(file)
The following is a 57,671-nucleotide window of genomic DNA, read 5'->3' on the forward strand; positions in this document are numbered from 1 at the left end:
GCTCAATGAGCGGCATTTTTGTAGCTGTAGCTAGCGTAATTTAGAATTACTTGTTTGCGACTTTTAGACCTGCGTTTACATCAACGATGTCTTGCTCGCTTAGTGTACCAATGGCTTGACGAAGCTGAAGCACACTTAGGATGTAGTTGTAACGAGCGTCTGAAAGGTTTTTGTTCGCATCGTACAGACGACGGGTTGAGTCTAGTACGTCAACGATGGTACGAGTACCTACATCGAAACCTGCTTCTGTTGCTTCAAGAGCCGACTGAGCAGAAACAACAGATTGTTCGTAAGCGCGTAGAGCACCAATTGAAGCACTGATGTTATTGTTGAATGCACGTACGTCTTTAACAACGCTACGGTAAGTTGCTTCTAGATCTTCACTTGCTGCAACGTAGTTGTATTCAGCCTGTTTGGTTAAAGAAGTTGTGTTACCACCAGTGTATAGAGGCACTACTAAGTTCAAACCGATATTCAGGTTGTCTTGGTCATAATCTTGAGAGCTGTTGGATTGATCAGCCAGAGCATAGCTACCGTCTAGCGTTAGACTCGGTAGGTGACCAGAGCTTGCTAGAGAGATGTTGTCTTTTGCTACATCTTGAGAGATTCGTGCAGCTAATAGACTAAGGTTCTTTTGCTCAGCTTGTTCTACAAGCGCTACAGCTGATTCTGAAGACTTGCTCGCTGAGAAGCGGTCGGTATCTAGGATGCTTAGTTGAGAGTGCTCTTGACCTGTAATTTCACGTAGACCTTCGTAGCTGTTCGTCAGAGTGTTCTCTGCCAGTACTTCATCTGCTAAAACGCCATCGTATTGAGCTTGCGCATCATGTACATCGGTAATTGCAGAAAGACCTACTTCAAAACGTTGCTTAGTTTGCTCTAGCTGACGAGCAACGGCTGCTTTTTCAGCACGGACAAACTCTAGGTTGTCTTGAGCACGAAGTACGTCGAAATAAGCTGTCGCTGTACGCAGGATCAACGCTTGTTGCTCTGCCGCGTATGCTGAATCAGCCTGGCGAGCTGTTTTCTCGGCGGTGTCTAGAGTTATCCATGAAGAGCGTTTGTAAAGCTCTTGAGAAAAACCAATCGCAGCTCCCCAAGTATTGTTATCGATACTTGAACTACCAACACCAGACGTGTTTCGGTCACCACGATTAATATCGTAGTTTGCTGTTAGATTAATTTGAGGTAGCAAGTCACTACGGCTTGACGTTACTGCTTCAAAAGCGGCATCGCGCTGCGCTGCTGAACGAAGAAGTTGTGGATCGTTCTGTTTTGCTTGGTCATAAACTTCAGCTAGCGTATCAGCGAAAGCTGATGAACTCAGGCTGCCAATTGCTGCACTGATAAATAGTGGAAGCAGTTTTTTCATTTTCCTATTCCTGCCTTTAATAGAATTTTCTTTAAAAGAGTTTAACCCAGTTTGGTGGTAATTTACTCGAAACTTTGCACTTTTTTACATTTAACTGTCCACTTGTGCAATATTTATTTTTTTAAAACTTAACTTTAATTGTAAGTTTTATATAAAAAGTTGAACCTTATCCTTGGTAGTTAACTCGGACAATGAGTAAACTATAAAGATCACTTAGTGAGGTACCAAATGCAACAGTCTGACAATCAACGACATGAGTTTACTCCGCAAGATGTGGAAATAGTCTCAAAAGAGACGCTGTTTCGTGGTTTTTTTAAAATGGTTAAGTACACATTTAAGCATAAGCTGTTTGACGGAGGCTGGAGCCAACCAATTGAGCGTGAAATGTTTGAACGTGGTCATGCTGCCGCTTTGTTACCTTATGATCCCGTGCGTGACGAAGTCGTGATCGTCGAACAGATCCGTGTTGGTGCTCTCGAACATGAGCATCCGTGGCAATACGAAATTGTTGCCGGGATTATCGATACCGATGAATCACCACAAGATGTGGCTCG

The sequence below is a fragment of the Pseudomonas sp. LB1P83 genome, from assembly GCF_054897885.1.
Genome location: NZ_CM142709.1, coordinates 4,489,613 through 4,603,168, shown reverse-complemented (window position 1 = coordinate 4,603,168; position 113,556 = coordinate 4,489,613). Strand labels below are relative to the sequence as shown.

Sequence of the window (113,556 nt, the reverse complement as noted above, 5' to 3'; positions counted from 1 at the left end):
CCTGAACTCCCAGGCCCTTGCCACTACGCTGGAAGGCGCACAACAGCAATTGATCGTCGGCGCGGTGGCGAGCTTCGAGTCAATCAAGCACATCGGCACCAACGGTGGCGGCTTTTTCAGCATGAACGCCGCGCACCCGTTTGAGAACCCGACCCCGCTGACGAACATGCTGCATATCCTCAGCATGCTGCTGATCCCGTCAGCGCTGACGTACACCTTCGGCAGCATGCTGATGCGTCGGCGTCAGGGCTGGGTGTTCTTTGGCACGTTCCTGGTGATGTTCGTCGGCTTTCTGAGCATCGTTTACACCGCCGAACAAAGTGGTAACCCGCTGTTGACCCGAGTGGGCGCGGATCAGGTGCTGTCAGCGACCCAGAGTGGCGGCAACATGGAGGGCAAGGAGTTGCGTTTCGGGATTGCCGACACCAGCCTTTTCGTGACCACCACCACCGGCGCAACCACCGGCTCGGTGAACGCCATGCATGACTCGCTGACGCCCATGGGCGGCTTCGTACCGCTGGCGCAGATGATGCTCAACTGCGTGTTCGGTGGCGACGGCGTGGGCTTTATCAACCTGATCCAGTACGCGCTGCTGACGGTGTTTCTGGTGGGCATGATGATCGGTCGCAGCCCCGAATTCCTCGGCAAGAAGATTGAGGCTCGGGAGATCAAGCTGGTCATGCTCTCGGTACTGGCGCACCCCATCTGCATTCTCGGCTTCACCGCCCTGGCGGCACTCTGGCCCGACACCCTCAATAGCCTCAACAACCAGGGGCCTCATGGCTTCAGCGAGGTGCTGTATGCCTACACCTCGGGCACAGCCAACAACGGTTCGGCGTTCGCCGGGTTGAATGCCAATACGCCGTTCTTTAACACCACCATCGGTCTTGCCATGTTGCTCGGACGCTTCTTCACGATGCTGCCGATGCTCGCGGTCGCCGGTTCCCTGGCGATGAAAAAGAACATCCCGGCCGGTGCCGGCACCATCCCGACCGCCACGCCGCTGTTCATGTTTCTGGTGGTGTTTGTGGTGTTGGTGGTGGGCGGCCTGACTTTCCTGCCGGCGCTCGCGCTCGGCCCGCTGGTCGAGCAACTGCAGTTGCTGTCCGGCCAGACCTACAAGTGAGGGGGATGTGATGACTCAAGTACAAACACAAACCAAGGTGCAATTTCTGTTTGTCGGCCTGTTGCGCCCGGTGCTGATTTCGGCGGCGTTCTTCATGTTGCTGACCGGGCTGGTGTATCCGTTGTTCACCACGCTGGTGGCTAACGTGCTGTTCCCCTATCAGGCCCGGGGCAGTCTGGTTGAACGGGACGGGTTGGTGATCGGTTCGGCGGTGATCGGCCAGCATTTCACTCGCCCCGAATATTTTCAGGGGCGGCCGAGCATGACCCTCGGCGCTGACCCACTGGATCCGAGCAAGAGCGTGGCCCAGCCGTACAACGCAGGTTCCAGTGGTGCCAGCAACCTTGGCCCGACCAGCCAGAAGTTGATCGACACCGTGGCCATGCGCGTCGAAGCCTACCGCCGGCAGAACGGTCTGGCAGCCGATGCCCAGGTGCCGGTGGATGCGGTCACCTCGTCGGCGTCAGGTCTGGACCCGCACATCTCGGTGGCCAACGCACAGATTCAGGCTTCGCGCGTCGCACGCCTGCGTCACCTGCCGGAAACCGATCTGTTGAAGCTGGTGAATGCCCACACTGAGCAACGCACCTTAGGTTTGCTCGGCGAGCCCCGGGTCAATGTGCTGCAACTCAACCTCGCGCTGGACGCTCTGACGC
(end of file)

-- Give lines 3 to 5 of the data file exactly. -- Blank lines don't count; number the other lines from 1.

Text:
The sequence below is a fragment of the Pseudomonas sp. LB1P83 genome, from assembly GCF_054897885.1.
Genome location: NZ_CM142709.1, coordinates 4,489,613 through 4,603,168, shown reverse-complemented (window position 1 = coordinate 4,603,168; position 113,556 = coordinate 4,489,613). Strand labels below are relative to the sequence as shown.

Sequence of the window (113,556 nt, the reverse complement as noted above, 5' to 3'; positions counted from 1 at the left end):